Rhythm: 98.4 (19) OffRtg: 111.7 (18) DefRtg: 115.0 (28) NetRtg: -3.3 (24)
Halfway through the season, the Pacers were 15-26, having been outscored by exactly one point in those 41 games. At that time, they were 4-19 in games within five points in the final five minutes and 11-7 otherwise, with six double-digit wins over teams that are currently in the top six. of either conference. The Pacers have been much less competitive since then, but they’re still 25-54, with a team’s point differential that’s 30-49.
The bottom line is that the Pacers should finish with their worst record in at least 36 years. This will be the third consecutive season in which they have seen a drop in points differential per 100 possessions, and only four teams – the Blazers, Clippers, Lakers and Nets – have seen a bigger drop from the last season (they all had more to drop).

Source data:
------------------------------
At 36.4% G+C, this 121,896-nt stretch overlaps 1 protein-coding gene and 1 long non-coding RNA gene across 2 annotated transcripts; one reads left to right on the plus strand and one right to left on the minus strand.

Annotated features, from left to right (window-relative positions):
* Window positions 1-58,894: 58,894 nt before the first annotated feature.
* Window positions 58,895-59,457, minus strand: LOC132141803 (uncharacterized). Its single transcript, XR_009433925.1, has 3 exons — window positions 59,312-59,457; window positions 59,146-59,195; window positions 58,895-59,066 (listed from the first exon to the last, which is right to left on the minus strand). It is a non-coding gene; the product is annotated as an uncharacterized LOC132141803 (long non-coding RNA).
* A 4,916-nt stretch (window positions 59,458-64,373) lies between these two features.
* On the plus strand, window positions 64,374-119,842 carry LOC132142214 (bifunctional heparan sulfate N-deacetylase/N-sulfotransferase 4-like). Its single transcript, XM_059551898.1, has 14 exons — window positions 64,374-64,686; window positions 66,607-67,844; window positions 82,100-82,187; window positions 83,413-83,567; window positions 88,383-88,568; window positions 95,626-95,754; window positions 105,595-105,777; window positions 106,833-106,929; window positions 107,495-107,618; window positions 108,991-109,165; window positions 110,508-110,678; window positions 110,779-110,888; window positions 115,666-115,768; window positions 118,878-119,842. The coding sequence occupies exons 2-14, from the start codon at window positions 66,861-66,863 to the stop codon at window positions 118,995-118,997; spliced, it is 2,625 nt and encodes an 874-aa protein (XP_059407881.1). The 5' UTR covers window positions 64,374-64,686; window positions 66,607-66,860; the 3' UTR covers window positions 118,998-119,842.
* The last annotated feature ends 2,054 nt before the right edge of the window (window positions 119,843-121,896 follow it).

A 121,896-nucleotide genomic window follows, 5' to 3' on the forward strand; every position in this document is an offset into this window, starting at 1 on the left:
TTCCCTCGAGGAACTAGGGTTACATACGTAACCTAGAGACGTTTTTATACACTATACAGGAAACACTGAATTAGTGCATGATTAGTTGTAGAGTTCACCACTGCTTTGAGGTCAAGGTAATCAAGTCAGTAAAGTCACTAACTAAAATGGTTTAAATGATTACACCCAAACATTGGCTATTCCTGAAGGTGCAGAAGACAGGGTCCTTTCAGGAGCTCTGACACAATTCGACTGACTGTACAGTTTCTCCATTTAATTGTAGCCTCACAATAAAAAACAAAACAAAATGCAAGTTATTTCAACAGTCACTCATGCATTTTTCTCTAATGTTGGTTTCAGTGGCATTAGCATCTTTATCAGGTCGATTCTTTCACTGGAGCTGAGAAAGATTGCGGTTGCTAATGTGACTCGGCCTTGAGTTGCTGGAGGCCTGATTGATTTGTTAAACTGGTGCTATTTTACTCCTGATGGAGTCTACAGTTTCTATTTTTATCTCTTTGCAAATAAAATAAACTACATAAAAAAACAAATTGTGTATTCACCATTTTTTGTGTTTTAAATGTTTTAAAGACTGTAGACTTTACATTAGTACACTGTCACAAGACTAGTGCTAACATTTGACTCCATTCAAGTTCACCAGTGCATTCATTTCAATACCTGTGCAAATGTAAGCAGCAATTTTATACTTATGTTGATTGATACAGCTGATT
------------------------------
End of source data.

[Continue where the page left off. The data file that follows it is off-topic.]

The Pacers have been shaking up their core, and Tyrese Haliburton has put up some strong numbers — 17.3 points, 9.8 assists, 58.2% effective field goal percentage — since joining. But the Pacers were outscored by a brutal 16.3 points per 100 possessions (allowing 124.4 per 100) in 201 minutes with Haliburton on the floor alongside Malcolm Brogdon. Of course, the Pacers’ new guard couldn’t share the floor with Myles Turner, who hasn’t played since Jan. 14.
Speaking of guys who haven’t played in a long time, TJ Warren is now a free agent, having missed (mostly) the past two seasons. The Pacers (who need forwards whether Warren returns or not) will have about $25 million in cap space, and if the Cavs make the playoffs, they’ll add Cleveland’s pick (likely the 17e) to theirs.
Week 25: vs. PHI, @PHI, @BKN